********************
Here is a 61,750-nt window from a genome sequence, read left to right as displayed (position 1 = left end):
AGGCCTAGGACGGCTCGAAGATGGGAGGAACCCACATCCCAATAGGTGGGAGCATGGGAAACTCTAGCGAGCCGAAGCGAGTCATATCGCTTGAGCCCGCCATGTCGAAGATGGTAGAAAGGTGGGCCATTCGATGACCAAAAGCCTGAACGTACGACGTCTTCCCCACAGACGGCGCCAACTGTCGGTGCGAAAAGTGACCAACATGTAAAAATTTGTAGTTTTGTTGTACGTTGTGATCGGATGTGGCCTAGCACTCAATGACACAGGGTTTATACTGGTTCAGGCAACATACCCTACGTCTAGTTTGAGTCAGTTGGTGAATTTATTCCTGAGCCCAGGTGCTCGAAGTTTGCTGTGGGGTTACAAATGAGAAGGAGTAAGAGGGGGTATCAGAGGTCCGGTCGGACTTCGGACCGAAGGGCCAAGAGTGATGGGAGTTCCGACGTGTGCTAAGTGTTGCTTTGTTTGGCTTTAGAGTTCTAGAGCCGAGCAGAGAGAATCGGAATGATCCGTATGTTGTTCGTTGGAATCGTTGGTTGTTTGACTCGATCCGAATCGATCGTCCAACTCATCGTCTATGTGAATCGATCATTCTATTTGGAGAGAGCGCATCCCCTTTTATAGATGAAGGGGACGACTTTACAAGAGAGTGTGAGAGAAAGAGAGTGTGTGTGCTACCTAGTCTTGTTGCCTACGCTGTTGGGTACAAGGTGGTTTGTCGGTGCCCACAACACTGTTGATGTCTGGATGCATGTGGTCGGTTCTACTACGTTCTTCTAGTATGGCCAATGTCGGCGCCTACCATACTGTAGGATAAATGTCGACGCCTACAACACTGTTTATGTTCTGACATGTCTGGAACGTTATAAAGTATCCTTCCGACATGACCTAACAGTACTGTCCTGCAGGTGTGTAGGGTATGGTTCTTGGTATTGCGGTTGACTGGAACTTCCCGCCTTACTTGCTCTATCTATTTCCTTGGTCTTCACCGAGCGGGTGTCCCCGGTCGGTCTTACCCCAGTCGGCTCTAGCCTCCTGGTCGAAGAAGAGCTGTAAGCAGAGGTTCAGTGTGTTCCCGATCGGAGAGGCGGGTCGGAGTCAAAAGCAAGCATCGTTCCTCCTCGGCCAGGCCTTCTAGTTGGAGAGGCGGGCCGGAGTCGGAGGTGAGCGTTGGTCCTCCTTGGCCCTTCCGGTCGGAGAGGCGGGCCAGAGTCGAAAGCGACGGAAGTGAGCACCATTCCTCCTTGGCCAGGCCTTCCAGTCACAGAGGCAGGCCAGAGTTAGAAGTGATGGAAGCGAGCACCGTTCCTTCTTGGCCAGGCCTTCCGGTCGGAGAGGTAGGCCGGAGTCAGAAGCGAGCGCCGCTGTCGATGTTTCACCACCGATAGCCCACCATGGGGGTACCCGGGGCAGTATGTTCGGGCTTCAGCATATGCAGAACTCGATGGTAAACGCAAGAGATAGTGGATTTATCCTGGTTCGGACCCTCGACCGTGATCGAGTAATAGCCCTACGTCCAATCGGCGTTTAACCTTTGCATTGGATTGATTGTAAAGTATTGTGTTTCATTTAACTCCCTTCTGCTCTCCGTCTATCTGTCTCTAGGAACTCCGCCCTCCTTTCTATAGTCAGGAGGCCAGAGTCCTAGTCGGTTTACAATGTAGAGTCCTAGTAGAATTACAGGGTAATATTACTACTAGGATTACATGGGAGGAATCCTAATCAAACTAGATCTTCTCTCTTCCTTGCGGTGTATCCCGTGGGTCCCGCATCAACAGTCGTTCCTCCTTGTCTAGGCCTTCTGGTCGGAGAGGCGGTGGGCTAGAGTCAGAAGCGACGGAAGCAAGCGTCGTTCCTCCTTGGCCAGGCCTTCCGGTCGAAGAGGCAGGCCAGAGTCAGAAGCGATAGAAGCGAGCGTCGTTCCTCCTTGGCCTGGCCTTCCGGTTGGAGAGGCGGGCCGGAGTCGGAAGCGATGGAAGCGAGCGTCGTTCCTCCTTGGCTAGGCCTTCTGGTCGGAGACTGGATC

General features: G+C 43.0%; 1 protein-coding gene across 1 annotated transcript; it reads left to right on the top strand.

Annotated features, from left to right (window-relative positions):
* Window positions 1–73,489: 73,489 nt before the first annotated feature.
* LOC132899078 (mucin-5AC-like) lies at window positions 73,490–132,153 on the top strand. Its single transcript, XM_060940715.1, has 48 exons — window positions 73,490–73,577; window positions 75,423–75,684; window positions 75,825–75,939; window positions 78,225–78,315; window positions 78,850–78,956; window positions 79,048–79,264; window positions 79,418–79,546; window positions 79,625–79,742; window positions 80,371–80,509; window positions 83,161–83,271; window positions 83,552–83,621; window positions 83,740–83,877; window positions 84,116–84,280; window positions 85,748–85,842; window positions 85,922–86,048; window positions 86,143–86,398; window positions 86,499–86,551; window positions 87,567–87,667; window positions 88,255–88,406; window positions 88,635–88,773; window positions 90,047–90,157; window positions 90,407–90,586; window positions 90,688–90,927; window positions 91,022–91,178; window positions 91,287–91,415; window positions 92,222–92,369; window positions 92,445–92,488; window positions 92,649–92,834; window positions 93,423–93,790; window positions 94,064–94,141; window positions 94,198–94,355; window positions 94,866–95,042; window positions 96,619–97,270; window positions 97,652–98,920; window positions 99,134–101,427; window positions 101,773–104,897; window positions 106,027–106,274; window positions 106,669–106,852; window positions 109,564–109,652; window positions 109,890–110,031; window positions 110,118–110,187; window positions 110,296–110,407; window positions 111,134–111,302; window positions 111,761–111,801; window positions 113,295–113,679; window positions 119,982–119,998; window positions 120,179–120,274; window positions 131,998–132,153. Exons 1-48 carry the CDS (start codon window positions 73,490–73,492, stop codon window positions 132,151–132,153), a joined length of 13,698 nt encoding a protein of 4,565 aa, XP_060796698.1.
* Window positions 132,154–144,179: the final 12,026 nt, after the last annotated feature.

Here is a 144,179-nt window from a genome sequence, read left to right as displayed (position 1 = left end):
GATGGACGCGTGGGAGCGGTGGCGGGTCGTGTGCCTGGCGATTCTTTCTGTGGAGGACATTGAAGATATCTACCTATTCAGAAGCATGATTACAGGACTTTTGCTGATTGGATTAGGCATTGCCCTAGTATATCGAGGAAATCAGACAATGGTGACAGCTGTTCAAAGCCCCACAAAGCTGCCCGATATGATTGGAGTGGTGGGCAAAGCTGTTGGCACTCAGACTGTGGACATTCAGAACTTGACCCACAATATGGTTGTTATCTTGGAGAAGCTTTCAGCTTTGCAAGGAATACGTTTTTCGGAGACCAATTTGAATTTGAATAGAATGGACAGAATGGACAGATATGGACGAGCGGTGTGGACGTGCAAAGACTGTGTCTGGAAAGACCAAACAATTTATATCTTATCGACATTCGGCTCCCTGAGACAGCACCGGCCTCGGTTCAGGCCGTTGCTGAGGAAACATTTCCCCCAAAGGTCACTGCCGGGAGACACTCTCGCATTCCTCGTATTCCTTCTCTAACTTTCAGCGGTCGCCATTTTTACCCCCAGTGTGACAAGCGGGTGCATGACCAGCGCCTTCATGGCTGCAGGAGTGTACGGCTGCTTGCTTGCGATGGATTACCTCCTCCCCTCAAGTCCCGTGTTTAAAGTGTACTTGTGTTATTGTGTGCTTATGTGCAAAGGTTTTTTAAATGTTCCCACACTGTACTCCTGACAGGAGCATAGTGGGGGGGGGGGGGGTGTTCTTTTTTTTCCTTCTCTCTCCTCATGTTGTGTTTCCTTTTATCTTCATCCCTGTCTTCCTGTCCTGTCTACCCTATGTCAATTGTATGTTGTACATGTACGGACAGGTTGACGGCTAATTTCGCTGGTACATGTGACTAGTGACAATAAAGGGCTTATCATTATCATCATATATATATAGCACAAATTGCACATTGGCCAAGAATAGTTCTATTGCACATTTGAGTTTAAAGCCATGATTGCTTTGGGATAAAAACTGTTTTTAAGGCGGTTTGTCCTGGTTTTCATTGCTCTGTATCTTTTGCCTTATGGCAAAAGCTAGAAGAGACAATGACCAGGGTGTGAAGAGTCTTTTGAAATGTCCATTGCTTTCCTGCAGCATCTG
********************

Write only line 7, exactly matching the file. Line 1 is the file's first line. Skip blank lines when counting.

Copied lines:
* Window positions 132,154–144,179: the final 12,026 nt, after the last annotated feature.